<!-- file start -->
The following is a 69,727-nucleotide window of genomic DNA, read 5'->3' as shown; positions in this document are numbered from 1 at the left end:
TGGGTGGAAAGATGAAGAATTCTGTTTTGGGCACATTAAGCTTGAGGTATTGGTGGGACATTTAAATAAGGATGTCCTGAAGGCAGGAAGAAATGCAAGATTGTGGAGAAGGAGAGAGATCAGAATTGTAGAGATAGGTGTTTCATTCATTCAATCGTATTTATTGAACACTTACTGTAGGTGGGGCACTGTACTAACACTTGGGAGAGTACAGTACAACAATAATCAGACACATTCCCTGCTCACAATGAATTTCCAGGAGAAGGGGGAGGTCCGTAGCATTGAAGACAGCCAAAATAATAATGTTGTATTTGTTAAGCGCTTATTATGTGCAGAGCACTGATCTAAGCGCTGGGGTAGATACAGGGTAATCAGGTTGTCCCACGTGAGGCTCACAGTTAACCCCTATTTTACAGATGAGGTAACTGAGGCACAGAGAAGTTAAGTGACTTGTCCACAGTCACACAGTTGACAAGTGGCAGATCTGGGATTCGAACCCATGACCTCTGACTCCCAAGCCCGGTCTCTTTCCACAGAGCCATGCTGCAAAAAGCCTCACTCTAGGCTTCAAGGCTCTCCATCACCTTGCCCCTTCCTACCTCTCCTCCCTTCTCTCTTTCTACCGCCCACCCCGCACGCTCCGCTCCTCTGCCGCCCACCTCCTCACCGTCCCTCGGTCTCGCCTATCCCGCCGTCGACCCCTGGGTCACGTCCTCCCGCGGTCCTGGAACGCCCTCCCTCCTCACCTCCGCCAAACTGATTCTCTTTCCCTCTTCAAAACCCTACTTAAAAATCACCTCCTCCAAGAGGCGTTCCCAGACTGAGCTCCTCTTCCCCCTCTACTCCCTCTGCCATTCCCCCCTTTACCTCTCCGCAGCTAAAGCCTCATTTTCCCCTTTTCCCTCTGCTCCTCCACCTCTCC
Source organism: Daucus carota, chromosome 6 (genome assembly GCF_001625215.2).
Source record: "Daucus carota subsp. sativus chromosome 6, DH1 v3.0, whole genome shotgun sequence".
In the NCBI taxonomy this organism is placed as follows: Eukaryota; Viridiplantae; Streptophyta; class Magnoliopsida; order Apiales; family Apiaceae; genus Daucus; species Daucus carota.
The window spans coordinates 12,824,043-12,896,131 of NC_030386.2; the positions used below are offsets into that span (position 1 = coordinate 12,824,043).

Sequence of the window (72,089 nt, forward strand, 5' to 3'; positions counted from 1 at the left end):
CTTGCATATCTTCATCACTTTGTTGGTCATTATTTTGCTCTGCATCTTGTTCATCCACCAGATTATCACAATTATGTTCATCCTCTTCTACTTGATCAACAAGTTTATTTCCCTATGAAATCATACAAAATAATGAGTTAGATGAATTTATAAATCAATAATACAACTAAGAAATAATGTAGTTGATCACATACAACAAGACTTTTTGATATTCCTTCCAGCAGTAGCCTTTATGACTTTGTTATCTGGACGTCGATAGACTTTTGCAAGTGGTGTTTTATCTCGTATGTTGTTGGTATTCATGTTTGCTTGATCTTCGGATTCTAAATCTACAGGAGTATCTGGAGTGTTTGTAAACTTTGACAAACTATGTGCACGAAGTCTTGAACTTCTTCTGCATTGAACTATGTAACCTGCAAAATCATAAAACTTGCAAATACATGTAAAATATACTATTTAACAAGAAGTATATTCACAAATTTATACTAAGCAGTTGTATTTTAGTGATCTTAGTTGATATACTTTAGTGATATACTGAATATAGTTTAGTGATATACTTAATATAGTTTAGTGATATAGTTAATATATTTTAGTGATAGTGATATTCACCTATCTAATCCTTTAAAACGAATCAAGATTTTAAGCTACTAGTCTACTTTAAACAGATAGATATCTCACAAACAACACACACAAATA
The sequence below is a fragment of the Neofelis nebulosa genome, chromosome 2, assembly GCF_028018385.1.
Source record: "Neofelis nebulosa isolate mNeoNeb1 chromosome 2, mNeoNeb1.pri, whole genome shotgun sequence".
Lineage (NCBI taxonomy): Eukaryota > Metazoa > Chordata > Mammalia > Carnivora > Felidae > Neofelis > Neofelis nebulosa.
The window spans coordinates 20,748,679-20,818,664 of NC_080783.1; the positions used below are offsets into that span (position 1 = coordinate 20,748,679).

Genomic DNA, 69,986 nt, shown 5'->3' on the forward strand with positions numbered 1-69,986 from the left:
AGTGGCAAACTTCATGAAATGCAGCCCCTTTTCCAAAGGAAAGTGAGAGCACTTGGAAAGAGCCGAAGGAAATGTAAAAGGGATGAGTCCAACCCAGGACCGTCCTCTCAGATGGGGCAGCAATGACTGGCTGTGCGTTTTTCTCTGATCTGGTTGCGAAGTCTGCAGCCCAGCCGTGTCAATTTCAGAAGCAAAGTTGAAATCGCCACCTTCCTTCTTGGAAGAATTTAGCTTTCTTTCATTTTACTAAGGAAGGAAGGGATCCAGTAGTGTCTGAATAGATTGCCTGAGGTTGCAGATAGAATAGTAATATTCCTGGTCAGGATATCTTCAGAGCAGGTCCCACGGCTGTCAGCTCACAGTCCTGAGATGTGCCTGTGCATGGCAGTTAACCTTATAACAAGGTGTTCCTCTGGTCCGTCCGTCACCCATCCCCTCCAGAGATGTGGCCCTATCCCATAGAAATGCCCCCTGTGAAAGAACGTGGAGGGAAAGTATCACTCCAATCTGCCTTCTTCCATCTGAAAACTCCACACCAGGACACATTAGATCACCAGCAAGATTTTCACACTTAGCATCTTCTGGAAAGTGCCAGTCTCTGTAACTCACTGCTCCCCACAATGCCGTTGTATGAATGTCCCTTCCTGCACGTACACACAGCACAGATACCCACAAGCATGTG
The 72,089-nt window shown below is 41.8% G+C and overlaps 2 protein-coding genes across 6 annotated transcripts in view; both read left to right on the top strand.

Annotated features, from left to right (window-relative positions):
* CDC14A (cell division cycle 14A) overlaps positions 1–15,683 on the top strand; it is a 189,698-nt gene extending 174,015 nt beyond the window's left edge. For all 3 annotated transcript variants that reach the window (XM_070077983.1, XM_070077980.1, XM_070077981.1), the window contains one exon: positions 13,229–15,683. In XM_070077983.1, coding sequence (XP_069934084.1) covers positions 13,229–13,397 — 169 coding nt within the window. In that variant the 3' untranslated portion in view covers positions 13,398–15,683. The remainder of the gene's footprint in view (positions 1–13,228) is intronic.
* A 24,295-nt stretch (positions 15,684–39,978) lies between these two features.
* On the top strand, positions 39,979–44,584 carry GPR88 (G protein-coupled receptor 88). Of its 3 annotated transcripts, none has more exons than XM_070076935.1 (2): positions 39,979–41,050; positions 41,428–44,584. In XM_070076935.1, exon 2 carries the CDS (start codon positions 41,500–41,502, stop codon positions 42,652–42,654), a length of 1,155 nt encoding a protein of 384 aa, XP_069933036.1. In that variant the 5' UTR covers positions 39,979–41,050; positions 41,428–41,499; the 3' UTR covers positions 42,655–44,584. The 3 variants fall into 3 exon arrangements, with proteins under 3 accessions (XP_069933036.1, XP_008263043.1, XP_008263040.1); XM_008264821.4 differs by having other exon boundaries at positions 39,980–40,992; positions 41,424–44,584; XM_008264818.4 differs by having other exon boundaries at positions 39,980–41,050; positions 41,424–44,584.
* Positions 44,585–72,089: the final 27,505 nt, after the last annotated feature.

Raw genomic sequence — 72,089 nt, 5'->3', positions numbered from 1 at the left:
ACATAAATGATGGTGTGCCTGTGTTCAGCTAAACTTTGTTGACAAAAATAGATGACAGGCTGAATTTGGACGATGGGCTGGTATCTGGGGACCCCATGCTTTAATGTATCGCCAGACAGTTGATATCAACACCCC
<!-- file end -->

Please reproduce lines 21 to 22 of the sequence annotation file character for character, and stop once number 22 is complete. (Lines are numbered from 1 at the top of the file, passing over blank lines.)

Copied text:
Raw genomic sequence — 72,089 nt, 5'->3', positions numbered from 1 at the left:
ACATAAATGATGGTGTGCCTGTGTTCAGCTAAACTTTGTTGACAAAAATAGATGACAGGCTGAATTTGGACGATGGGCTGGTATCTGGGGACCCCATGCTTTAATGTATCGCCAGACAGTTGATATCAACACCCC